I figured this would be a cool introduction to Taoist teachings, (a sort of Tao of Pooh for the modern homeboy, if you will.) Now as the RZA explains early in the book Taoism doesn't prevent one from integrating teachings from other belief systems, but RZA talks more about Islam, Christianity and numerology throughout the whole book. Halfway through I resigned myself to the fact this wasn't the intro to Taoism I thought it would be and read it as a sort of biography of RZA and his interesting personal version of spirituality, which somewhat helped redeem it.

Recommended if you're interested in learning more about Wu Tang and RZA, less so if you're interested in learning about Taoism.
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1 of 1 people found the following review helpful
5.0 out of 5 stars The Tao of Wu Review-WIA, November 22, 2013
This review is from: The Tao of Wu (Paperback)
Recently I finished reading the book “The Tao of Wu” by Robert Fitzgerald Diggs, also famously known as the hip/hop Wu-Tang Clan producer “The RZA.”
As the book is classified in the music/spiritual genre by the publishers, I was naturally a bit skeptical at first; but, by the end of the book I was honestly blown away. The Tao of Wu is an intelligent novel and reflects upon the wisdom that is held by The RZA, perhaps wisdom not paralleled by most men today.
The book opens up to RZA’s explanation of his early life and his past. He recounts many learning experiences on his way to becoming a producer and remembers the vivid struggle of the hoods of New York, living in poverty stricken neighborhoods where he would cause havoc and adopt incredible unique intellect with his friends.
RZA later moves on to more serious motives and debates his actions as a child, looking back on his experience with his wisdom today. He certainly doesn’t regret any of his decisions but he evaluates how the ultimately affected his life and so on.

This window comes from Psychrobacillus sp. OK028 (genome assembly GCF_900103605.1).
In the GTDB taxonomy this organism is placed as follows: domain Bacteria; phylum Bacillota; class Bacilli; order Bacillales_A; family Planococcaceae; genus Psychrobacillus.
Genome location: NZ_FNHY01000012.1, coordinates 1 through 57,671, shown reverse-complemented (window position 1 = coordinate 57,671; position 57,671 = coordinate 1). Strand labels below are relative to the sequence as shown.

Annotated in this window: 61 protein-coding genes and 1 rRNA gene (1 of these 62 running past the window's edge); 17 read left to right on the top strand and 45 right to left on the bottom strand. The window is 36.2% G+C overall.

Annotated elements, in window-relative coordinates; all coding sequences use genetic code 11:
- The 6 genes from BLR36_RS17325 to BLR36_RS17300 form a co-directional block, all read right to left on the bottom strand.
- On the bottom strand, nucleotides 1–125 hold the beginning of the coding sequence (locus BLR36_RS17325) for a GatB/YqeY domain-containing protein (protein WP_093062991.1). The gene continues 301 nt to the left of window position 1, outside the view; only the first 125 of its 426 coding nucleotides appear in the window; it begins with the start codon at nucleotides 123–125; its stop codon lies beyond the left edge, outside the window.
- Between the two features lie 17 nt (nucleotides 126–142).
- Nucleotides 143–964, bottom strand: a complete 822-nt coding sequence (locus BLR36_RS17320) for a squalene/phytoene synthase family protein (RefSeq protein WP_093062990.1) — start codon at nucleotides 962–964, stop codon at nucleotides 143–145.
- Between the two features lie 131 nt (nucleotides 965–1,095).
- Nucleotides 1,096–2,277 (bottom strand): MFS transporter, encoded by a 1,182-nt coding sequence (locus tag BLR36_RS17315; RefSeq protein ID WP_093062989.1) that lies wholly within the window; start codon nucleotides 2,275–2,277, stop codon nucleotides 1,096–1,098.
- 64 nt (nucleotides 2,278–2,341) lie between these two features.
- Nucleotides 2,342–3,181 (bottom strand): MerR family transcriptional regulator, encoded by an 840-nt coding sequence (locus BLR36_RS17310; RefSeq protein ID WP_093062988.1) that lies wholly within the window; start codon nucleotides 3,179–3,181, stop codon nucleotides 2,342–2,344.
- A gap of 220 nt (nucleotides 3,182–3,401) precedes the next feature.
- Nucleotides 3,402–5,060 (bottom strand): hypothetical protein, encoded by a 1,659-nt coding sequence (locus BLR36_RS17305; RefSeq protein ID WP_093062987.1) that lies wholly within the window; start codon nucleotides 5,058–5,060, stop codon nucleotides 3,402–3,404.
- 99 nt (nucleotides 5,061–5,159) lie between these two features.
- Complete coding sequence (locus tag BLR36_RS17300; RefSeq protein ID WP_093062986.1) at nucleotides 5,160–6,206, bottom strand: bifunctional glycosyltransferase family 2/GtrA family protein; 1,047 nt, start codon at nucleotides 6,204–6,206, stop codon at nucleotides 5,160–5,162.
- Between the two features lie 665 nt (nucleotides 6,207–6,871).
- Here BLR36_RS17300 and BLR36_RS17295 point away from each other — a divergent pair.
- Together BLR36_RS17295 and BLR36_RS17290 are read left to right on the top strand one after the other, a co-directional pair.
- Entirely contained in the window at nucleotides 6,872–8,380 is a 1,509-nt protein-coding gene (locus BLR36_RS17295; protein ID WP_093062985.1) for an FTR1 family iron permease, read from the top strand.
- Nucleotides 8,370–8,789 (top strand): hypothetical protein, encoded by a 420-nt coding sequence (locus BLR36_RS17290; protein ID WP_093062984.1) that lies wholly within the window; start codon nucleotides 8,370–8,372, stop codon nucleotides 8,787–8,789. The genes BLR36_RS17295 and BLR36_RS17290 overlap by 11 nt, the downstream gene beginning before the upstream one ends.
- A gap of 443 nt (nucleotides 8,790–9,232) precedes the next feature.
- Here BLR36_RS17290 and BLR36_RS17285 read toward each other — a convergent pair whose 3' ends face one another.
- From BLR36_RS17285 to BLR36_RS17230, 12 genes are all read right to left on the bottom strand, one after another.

In the end, he wraps up the book with a more spiritual focus and encourages the reader to live with “true consciousness of self,” which appears to be a reoccurring motif in the book. There are many motifs like this in the book that makes the reader question their own lifestyle and ponder whether they have this “super-consciousness.”
This book was a pleasant surprise and was an awesome read; I would certainly recommend this book to anyone who likes hip/hop or just wants a good to book to sit down and relax with.
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1 of 1 people found the following review helpful
5.0 out of 5 stars This book brought da ruckus, October 25, 2013
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This review is from: The Tao of Wu (Paperback)
If someone asked me to sum this book up in one word id tell them no single word can describe how amazing the tao of wu. You don't have to be a wu tang fan to read this. This book is for any and everyone. Even kids. After all "every book is a kids book if the kid can read."
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1 of 1 people found the following review helpful
5.0 out of 5 stars Heavy, January 6, 2011
This review is from: The Tao of Wu (Paperback)
I've recently became a Huge, Huge Chuck Palahniuk fan and have been reading all of his books. When I got this one as a gift I loved it and It really does deserve 5 stars and more but coming off a Palahniuk binge, this book gave me chills and kinda bummed me out a little being that compared to Palahniuk's eccentricities and dark humor this book is heavy as hell. Not to mention I had just finished the book Haunted by Palahniuk and then without missing a beat went straight into this and read 60 pages nonstop. Anyway back on topic this book is amazing! RZA is one of the most intelligent and enlightened people in the world and even if your not a fan of hip hop or The Wu which I am, you can relate to most of the things in this book and find a message. GREAT READ! BUY IT!!!!!!!!!!!
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1 of 1 people found the following review helpful
5.0 out of 5 stars Highly Enjoyable, April 25, 2010
This review is from: The Tao of Wu (Hardcover)
I found the Publisher's Weekly "review" a bit condescending. The RZA is a very deep brother, and I highly enjoyed reading his insights and his very interesting view of the world. That's what it's about, right? Not judging someone else's experiences because we all have unique paths through life that we travel. This is an excellent read, especially for younger people who may be on a search for understanding their own lives. I am NOT saying that this book has that, but it will point them toward the philosophies and influences that helped the author. I was quite moved by the chapter in which RZA described his feelings about losing ODB.

Overall, a terrific book and I hope that more will be written in the near future by this absolutely fascinating individual.
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The Tao of Wu
The Tao of Wu by The RZA (Paperback - November 2, 2010)